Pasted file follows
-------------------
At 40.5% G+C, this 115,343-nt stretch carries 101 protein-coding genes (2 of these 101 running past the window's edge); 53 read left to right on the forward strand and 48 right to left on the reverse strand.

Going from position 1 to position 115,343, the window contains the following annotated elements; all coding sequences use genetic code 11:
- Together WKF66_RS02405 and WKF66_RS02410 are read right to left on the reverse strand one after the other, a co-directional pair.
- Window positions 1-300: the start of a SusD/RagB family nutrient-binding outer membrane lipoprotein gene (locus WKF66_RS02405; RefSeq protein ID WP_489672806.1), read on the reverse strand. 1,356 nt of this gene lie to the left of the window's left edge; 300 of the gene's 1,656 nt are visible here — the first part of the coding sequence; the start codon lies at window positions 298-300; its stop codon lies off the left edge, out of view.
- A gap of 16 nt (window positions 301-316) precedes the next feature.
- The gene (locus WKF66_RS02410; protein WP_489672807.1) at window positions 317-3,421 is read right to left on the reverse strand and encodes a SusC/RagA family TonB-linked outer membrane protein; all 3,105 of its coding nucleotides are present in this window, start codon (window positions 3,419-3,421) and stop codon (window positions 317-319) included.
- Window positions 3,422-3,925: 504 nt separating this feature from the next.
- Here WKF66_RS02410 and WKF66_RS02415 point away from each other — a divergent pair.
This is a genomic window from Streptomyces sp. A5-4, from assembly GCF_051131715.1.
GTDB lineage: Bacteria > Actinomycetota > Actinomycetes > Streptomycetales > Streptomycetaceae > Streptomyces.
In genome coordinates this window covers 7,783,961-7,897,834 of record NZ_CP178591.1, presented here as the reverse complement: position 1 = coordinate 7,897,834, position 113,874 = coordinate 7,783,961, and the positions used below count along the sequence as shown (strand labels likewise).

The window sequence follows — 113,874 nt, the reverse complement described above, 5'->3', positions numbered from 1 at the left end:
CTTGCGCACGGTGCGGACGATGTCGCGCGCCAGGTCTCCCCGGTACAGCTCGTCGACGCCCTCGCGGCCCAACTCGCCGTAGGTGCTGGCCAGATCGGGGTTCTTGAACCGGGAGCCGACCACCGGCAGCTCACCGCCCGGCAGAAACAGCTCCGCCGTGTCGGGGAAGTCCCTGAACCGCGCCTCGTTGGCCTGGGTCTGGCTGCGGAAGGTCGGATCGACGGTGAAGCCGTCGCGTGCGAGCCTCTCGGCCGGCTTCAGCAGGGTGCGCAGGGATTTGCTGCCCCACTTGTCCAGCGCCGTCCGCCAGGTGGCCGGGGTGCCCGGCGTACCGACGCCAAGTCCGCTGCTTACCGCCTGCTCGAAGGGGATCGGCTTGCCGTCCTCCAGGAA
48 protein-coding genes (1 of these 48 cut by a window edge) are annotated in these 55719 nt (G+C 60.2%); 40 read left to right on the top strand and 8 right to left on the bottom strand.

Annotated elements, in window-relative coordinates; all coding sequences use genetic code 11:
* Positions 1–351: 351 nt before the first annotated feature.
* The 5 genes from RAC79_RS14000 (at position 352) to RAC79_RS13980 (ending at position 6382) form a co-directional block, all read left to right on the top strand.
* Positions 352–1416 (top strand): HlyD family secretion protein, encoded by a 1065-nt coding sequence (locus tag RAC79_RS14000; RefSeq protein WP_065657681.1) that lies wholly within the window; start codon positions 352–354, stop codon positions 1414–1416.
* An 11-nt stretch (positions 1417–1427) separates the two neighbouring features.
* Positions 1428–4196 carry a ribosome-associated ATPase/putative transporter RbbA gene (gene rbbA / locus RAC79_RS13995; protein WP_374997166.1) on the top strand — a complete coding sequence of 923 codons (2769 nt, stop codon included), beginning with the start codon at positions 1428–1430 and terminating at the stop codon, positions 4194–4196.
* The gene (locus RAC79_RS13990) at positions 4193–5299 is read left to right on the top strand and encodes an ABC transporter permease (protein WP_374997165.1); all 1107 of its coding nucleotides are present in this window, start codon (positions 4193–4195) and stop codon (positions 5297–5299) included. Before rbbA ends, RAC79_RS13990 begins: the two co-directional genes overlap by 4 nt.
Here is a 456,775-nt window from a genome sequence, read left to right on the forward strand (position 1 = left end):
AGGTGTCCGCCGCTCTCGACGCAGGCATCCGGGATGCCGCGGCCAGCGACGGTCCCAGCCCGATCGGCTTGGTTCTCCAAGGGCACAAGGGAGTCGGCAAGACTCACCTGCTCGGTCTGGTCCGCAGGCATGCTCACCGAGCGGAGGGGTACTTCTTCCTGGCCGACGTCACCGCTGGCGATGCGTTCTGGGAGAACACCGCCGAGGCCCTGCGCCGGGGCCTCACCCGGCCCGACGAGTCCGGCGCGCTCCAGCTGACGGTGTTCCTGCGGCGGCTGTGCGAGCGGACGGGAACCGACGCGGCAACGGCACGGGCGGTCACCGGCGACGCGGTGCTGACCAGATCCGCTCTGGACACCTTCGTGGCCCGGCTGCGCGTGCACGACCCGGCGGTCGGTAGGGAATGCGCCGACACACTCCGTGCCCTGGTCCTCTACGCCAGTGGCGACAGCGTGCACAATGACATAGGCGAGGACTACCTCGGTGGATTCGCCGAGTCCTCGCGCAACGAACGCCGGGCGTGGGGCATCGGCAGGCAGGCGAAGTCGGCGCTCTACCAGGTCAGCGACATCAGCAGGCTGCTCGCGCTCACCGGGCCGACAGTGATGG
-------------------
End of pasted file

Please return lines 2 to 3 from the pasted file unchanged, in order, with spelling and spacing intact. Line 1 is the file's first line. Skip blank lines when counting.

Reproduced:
Going from position 1 to position 115,343, the window contains the following annotated elements; all coding sequences use genetic code 11:
- Together WKF66_RS02405 and WKF66_RS02410 are read right to left on the reverse strand one after the other, a co-directional pair.